The Polish Labour Code creates an incentive to employ disabled people by imposing a levy on employers where disabled people make up less than 6% of their workforce. The closer the employer is to 6%, the lower the levy. Whether an employee counts as disabled is determined by whether they have provided a certificate attesting to their disability. 

VL was a psychologist employed by the Dr J Babiński Clinical Hospital. On 21 December 2011 she gave her employer a disability certificate. 

Following a staff meeting in late 2013, the hospital director decided to start paying an additional monthly allowance of around EUR60 to encourage staff to submit disability certificates. It was granted to disabled staff who handed in their certificate after the staff meeting. Disabled staff who had already provided a certificate, like VL, were not paid the allowance 

The national employment inspectorate found that the criterion for paying the allowance was discriminatory, but the district court in Krakow disagreed. On VLs appeal the regional court referred the question to the ECJ for a preliminary ruling. 


Under Article 2 of the Equal Treatment Framework Directive (2000/78/EC), so far as relevant: 

  • Direct discrimination occurs where one person is treated less favourably than another person in a comparable situation on the grounds of disability. 
  • Indirect discrimination occurs when an apparently neutral provision, criterion or practice (PCP) would put persons having a particular disability … at a particular disadvantage compared with other persons unless the PCP is justified.  

The Polish Labour Code contains similar provisions. 

Under the Equality Act 2010 (EqA 2010), A directly discriminates against B if, because of a protected characteristic, A treats B less favourably than A treats or would treat others (section 13(1)). 

A indirectly discriminates against B, a person with a protected characteristic, if:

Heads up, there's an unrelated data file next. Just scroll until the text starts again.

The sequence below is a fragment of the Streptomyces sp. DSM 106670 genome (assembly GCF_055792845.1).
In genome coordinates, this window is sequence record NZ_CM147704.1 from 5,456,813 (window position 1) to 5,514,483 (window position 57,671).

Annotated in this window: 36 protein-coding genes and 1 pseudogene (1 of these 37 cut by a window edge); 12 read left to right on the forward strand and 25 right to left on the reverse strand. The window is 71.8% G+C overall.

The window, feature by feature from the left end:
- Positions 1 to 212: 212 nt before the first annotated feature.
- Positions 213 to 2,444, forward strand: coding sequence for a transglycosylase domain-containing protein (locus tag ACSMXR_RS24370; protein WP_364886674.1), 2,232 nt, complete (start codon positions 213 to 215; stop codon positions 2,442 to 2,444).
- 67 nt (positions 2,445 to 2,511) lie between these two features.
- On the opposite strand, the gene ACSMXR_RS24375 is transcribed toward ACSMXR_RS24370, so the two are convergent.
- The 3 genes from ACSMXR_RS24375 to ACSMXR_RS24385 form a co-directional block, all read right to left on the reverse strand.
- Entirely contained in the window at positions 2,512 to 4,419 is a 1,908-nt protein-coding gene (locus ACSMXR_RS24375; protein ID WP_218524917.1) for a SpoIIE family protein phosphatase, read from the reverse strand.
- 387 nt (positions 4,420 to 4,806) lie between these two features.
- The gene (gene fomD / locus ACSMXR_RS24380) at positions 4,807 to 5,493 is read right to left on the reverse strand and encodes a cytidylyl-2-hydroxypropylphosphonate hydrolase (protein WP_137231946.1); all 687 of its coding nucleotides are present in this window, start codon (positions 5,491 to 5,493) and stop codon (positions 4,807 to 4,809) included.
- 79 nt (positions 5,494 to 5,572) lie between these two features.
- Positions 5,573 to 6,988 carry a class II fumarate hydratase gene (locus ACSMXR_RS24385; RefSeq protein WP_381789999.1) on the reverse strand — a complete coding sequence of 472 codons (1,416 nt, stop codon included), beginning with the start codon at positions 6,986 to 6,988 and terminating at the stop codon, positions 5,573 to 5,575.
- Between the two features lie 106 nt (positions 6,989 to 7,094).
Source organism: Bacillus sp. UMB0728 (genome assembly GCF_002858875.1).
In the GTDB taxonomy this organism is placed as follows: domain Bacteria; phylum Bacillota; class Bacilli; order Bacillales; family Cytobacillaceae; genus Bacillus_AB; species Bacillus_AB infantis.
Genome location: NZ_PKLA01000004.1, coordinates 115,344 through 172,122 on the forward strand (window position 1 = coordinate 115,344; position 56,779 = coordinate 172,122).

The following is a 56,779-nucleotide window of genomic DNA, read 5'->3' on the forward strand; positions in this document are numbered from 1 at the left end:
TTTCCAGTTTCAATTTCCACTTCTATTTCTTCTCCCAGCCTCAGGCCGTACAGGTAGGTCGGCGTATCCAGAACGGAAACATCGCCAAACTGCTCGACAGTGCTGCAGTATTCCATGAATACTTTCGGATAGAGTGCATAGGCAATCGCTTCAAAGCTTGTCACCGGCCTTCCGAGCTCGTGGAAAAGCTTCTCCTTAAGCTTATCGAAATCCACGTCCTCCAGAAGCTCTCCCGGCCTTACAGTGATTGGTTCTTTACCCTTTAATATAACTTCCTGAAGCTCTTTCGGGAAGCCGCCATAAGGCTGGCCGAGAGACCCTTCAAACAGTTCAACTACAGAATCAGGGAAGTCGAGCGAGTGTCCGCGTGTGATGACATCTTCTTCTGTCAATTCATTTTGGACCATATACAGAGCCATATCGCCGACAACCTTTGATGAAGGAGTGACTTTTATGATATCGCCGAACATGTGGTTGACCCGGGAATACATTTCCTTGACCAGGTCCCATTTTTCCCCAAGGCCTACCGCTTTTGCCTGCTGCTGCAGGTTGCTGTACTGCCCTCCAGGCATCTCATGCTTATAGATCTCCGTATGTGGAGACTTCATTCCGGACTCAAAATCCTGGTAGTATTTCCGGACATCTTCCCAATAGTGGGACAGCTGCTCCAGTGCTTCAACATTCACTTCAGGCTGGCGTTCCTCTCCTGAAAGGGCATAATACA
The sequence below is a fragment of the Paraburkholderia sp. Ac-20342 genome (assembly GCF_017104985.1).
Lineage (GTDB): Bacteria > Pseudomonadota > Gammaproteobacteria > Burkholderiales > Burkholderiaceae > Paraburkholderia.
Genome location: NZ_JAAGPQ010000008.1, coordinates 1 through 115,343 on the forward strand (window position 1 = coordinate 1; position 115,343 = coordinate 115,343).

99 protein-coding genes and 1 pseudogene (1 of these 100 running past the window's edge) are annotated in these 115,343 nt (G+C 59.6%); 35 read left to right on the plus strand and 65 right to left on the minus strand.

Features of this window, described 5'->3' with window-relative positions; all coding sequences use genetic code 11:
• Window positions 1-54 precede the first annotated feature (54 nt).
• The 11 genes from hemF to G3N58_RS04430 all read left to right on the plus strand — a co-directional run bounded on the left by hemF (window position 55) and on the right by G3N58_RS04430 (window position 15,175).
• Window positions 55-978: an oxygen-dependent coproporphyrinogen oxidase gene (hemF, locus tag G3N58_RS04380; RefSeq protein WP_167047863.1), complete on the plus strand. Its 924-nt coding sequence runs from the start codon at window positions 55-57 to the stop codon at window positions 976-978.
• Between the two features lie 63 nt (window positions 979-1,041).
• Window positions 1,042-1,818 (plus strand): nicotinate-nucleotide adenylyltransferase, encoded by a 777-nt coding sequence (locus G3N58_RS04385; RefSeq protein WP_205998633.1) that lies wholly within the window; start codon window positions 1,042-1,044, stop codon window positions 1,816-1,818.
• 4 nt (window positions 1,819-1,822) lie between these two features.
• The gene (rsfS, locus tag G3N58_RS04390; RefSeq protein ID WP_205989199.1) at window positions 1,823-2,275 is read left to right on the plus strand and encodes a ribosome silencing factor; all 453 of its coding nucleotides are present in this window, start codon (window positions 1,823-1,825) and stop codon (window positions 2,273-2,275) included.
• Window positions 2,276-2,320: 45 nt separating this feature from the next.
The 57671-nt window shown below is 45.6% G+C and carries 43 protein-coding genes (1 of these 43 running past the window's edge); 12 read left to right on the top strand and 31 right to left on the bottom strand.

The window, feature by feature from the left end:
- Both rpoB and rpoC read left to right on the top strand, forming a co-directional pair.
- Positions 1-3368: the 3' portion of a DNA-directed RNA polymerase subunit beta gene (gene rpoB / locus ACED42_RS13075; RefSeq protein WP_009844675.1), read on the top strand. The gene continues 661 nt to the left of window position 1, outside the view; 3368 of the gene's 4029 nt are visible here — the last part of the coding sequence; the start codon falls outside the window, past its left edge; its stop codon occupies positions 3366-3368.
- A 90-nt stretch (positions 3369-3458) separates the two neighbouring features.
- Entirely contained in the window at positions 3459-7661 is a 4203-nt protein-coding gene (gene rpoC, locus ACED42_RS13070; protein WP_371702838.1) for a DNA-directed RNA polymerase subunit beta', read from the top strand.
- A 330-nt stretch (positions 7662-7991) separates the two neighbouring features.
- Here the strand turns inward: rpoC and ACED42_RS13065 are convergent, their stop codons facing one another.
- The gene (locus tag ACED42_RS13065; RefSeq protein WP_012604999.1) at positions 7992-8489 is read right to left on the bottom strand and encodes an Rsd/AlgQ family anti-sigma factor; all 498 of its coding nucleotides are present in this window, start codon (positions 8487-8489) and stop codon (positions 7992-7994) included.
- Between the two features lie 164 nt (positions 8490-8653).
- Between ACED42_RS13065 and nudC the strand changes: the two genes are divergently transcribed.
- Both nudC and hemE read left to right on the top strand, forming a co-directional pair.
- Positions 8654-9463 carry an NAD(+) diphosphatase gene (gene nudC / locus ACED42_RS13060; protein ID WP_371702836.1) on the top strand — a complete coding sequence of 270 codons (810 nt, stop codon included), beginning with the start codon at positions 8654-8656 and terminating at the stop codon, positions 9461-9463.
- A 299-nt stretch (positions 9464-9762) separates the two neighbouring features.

• A applies a PCP to B. 
  • A applies (or would apply) that PCP to persons who do not share Bs protected characteristic (section 19(2)(a)). 
  • The PCP puts, or would put, persons with whom B shares the characteristic at a particular disadvantage when compared with persons with whom B does not share it (section 19(2)(b)). 
  • It puts B at that disadvantage (section 19(2)(c)). 
  • A cannot show that the PCP is a proportionate means of achieving a legitimate aim (section 19 (2)(d)). 
Scope of protection

AG Pitruzzellas reasoning in VL is not easy to disentangle. His first step is to consider the scope of protection under the Directive. He notes that the grounds on which discrimination is prohibited are to be interpreted strictly (limited to the protected characteristics listed in Article 1 of the Directive), but suggests that provisions governing both the persons who are to be protected, and the proper comparators for the purposes of establishing discrimination, should be interpreted less strictly.  

Thus the ECJ has already broadened the scope of protection to include not just those who are themselves disabled, but those who are associated with a disabled person (Coleman v Attridge Law and another [2008] (C-303/06) ECLI:EU:C:2008:415). Similarly, he says, although the comparison is ordinarily made with someone who does not have the protected characteristic, it is possible for a prohibited difference in treatment to occur within a group of disabled people. He continues: 

Obviously, this does not mean that every difference in treatment between one disabled worker (or group of disabled workers) and another disabled worker (or group of disabled workers) should be treated as discrimination prohibited by the Directive … What is prohibited is the favourable treatment, on grounds of disability, of one group of disabled workers to the detriment of another group of disabled workers. (Paragraph 44.)